I love this
Customer: (after 10 phone calls to several different people at my employer asking the same damn question) "We really need feature X. Can you do it? If not, I'd like to speak to your boss about feature X."
Sales Rep: "No, we aren't going to do feature X, not for $500, not for $15,000."
Customer: Geez, who is running that place? I have a book "The Inmates are Running the Asylum". You guys should read it. You let your developers tell you what features you are going to add?
Sales Rep: Yes. Because "the developers" includes the owner of the company and the guy who signs my check.
Me: <listening, and cheering!>
I'm so glad I'm an inmate. This customer would be a royal pain in the ass. Yay! +1 for us!!!!
Did you lose the customer?
September 19th, 2006 1:20am
The VP at my old ISP, when confronted with an exceptionally annoying customer, offered to pay the guy's first month at AOL and go over to his house and install it for him.
September 19th, 2006 1:32am
The requests I find somewhat annoying are those from IT.
We make SW for plant batching operations, but it's the IT guys that want all that binary data to somehow free itself into their corporate-style databases on a cron/at job scheduled basis.
Annoying only because you can spend a lot of time on them, and they tend to have nothing to do with how the product runs.
September 19th, 2006 1:33am
I think deep-down, what the annoying part is, is that the IT people seem to have zero business domain experience in the particular industry, it's all just bits and bytes to them.
September 19th, 2006 1:36am
The more I get industry-domain experience, the more I see IT as tedious and business-domainless. It's only from the inspiration and imagination of people like Shark, $--, Aaron, and so on that gives it something of substance. A discussion of ROR seems so superfluous unless you are a programmer hosting commercial web apps.
September 19th, 2006 1:39am
The world would be a better place if we only have mainframes and AS/400.
Maybe not :)
September 19th, 2006 1:45am
Hehe. I have a lot of respect for the AS/400, that thing was really designed end-to-end, unlike a modern PC which is just open and any John will do.
September 19th, 2006 1:52am
Open-ness is where problems come in. Try running an app using 4 com ports, and the client using another com port for their own app. 5 freaking com ports on a PCI bus. Get all those bastards talking at once, on one PCI bus, and I think you may have some problems.
September 19th, 2006 1:54am
Speaking of end-to-end, I found a Slashdot conversation comment interesting, that BSD is more end-to-end than Linux. Linux is more about the bazaar idea where you combine a multitude of possible packages, slapped together however you want.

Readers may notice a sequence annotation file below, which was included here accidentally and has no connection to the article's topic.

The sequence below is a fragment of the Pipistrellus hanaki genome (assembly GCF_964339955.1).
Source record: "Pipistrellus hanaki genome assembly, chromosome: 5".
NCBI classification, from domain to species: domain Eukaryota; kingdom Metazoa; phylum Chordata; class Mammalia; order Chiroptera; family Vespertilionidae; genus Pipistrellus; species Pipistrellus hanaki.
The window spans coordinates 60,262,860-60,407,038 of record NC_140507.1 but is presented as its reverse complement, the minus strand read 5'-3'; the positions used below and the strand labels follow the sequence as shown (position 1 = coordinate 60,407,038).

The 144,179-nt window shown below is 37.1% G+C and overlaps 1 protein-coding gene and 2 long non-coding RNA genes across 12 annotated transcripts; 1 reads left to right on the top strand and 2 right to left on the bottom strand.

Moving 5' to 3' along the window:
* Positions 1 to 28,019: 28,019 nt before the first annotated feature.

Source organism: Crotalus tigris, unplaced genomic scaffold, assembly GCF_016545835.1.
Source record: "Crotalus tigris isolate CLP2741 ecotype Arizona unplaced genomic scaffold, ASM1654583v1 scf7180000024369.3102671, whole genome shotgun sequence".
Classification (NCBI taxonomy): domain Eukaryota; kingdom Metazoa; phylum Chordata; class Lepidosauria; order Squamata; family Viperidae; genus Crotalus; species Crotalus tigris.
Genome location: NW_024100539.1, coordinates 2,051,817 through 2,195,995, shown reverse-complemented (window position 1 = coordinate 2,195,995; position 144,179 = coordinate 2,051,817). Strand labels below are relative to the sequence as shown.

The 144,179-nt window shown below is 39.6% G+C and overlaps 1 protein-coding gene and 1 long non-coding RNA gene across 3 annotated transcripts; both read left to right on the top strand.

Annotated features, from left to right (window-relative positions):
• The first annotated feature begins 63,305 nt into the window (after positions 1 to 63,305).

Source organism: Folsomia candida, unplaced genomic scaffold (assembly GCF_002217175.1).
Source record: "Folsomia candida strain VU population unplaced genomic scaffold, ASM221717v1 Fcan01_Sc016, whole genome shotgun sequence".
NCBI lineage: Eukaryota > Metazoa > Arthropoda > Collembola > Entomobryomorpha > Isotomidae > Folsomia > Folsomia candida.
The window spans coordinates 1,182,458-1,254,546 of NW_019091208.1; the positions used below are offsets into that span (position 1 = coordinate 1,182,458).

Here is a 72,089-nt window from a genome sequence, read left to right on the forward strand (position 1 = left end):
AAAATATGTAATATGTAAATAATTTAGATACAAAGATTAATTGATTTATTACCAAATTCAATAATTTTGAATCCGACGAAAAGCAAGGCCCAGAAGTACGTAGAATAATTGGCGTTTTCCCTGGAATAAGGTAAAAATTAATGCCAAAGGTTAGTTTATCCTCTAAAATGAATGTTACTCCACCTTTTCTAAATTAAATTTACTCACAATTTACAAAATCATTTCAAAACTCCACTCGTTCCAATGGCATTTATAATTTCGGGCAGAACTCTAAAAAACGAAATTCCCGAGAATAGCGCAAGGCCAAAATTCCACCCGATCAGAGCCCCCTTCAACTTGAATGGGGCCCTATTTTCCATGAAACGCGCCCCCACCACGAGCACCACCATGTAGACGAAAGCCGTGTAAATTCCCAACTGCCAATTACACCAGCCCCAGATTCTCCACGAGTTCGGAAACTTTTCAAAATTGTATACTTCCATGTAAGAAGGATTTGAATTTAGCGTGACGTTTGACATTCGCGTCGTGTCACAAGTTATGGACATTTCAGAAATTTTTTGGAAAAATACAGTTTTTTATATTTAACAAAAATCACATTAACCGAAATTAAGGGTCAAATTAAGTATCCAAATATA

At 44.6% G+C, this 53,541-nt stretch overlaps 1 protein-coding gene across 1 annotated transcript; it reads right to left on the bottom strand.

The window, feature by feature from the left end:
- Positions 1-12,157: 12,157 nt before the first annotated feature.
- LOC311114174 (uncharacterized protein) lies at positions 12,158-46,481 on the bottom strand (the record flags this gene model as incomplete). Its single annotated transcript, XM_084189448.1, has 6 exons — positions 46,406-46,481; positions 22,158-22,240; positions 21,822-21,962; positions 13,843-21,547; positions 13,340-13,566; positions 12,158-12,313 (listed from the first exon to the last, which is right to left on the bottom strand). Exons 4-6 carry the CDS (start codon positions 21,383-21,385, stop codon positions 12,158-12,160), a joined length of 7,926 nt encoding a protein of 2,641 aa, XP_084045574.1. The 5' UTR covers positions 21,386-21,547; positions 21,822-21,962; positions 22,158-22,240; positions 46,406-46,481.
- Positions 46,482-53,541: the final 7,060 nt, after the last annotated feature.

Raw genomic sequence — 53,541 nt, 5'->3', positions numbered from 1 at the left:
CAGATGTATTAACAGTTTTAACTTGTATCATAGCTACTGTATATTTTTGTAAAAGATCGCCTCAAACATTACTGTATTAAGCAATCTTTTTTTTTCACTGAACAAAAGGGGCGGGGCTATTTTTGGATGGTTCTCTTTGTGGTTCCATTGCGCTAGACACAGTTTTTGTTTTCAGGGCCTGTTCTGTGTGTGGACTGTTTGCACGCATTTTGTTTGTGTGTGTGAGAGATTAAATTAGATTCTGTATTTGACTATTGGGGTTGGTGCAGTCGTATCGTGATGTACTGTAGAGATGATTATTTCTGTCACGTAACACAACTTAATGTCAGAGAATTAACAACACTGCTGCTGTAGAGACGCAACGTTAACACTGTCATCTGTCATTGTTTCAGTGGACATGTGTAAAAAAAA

September 19th, 2006 2:08am
wow. sounds like you are not working at the worst company in the world, shark ...
September 19th, 2006 3:33am
>> after 10 phone calls to several different people at my employer asking the same damn question <<
This would happen at a previous employer. Annoying customer would start calling everyone they knew, asking to get their pet feature implemented. If *anyone* said yes (or even got a 'maybe'), they would claim that we had promised it to them, and why were we behind on delivering it?
September 19th, 2006 9:46am
The fastest way to shut them up is by giving them a price that you *would* do it for. If they accept or not, they shut up.
September 19th, 2006 10:16am
"give them a price" to get them to shut up? Where do you work? When I try that, it just starts the negotiations on what the "right price" should be. And how my estimate is wrong, it "shouldn't" cost that much, take that long, or be that difficult (implication -- if you were more competent, it would cost less).
September 19th, 2006 10:26am
I work in the real world, aka, where bargaining down from $500,000 is better than bargaining up from $500. :)
September 19th, 2006 10:48am
Clearly. Except having that argument with a customer, over a feature that nobody else wants, and even trying to come up with a "realistic" estimate that you can defend to the customer, all takes time.
Sometimes it's MUCH better to nip the whole thing in the bud, and just say 'no'. Not all the time, but it's nice to have that as an option.
September 19th, 2006 12:01pm
Yeah, it is pretty decent here. Most days.
Fuck it. I'm gonna come work with sharkey.
Probably not going to get lucky enough to move in with her and her lover though. I'm betting that the wife won't be cool with that one.
you think that's the only obstacle ... ?
September 19th, 2006 2:33pm